Sharing Daily Discoveries About Personal Finance And Business Topics

Food Delivery Service Fees That Kills Free Deals

So after seeing that Uber deal where they were giving people $30 off of a purchase to try its service I am always thinking there has to be a catch. So I started to browse around the Uber Eats app to see what was around and the prices. My first thought was maybe the food prices were more expensive than the in-store prices. But looking at some common fast-food restaurants the prices seemed the same. I was seriously contemplating about actually tying it.

That’s when I realized how they make some of that money back to the point where it’s almost like you are going to spend an average day’s expense if you dine out in the end still. With these types of offers I actually play around at first to see if you could literally find something that adds up to the exact amount of the couple to make it virtually free. I then got one that was close and looked at the total.

As you can see, it says in the end I would still pay about $11 even though I have a $30 off coupon. Why is that? If you look at it the large extra fees comes from the service fee and the tip. The service fee is based on the total amount you ordered. So the higher that is the higher the fee may be. Then there is the tip. That is technically optional, but most would still pay it. If I didn’t check off the “no rush“ option I would have even paid more.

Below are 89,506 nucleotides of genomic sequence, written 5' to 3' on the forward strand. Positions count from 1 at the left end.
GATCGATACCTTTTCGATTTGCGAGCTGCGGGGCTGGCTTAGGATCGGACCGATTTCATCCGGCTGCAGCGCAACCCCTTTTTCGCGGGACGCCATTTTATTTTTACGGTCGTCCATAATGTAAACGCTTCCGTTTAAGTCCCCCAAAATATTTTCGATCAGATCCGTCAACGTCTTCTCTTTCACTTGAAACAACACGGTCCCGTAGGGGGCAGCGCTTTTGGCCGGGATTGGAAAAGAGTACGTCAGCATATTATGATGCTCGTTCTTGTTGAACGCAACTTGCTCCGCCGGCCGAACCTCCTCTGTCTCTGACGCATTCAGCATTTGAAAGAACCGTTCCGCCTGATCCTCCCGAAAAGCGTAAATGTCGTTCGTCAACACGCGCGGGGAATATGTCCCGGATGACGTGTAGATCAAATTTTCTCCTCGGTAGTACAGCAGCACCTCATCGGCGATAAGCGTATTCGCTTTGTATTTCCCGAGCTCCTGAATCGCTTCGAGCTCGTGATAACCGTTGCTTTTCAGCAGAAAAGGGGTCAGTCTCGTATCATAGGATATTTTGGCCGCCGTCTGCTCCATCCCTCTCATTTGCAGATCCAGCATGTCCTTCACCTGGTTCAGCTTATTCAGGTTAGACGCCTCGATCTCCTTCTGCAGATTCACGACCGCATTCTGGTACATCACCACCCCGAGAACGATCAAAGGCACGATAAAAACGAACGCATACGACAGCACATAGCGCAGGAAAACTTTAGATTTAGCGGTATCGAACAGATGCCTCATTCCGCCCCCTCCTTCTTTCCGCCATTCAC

So you do technically still get more than if you paid without the coupon, but it is a far cry from being free if that was the motivation to order initially. I was thinking too in this case most of the offers were within walking distance. Using this would almost be like you are paying a 20% – 30% premium to have it delivered. That ultimately makes this deal only really sensible if you were planning to order out anyways initially. Otherwise this is like those situations where you spend money just because something was on sale.


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